Death Stranding creator Hideo Kojima sat down with Rocket Beans Gaming, after his appearance at Cologne Film Festival where he had held a panel with Danish filmmaker Nicolas Winding Refn. The interview covered a lot of Kojima's personal life and the life of a game designer, including his most recent project as well as many that he intends to work on in the future.
Players who have enjoyed P.T. will be happy to know that Kojima still has aspirations to continue creating horror titles in the vein of the long canceled Silent Hills. It would seem, however, that while Kojima does intend to visit the genre again, his focus remains mostly on Death Stranding and other projects already underway at Kojima Productions at the moment.
When asked about his views on developing horror games and the fate of Silent Hills, Kojima responded, "Yes I want to do a horror game one day. Yes, of course. Because I have some new ideas that I could kind of get out there, but I don't know when." His focus on horror leans heavily on how horror games are more interactive than film, even if the two mediums have lent characters to each other before, which he believes enhances the terror in a way that other mediums cannot. Specifically, Kojima states that he wants to challenge the horror genre, pushing it to a limit where perhaps it's okay if the game goes unfinished because it's just that scary, or if a player reaches the end to find the biggest scare waiting for them before the credits.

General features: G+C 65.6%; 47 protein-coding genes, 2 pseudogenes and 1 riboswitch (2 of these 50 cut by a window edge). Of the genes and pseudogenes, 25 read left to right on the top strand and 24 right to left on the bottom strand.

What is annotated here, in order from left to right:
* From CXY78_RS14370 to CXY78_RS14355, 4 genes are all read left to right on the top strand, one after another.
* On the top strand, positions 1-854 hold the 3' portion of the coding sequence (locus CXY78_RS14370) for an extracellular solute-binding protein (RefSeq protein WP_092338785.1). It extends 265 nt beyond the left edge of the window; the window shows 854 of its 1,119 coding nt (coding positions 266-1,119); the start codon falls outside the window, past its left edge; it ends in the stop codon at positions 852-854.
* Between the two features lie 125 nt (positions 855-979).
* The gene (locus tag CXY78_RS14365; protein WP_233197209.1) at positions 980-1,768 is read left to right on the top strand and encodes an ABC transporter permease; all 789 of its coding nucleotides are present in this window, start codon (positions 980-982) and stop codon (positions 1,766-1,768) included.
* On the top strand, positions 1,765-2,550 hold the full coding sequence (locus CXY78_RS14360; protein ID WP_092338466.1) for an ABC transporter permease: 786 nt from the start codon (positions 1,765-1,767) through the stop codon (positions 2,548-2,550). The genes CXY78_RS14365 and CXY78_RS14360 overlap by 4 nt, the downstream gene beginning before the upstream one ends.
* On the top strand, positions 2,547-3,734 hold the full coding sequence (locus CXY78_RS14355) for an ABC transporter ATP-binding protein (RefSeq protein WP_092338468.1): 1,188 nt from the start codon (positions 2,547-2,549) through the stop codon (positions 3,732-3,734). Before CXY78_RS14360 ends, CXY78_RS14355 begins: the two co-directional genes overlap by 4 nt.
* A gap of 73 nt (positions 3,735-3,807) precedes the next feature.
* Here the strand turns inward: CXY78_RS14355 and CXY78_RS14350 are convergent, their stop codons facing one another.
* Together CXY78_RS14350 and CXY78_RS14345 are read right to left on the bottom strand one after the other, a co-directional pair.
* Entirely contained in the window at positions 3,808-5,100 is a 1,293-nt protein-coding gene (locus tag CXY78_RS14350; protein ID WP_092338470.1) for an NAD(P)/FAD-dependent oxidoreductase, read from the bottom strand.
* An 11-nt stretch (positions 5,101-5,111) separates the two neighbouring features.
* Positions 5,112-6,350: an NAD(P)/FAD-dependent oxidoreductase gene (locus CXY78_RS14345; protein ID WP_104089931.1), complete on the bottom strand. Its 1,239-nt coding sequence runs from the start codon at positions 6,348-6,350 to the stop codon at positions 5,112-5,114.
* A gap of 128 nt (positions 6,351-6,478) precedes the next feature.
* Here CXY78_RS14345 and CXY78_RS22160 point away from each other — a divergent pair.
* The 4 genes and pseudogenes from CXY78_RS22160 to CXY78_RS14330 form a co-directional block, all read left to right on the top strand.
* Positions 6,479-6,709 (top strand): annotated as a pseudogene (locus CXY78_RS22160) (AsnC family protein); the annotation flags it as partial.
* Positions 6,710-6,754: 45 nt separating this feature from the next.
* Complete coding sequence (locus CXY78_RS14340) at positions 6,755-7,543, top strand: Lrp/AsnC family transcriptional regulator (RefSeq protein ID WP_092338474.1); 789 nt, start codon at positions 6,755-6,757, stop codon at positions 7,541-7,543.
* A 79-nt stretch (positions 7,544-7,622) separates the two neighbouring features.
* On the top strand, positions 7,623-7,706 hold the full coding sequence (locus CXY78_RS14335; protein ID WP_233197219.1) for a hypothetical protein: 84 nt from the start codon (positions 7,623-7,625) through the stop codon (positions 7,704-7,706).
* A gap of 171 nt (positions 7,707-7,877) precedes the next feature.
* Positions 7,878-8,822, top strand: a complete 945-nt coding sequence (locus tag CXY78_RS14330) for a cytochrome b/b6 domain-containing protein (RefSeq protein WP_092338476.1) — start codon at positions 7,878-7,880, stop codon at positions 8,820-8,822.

The interview also covered a number of other topics, mostly involving the upcoming Death Stranding, where Kojima spoke on the future of the franchise as well as the intricacies of development. According to the interview, there isn't a concrete plan for Death Stranding to extend into sequels or spin-offs, but he is prepared to continue into more stories depending on the community response to this first title within the Stranding world. Additionally, Kojima went in-depth on how Death Stranding has been developed, as well as the culture of crunch in AAA games and how he tries to approach development as a creative process.
A lot of what Kojima focused on crossed over with his love of film, which is obviously a large influence on his creative process when considering the length and quality of cutscenes within Death Stranding. However, if this means that he'll be taking his signature cinematic style to horror, there may be more to come from Kojima Productions that brings new ideas and concepts to the genre in the same way P.T. did when it first released.
Death Stranding releases on November 8th, 2019 for PS4, and is expected to come to PC in Summer 2020.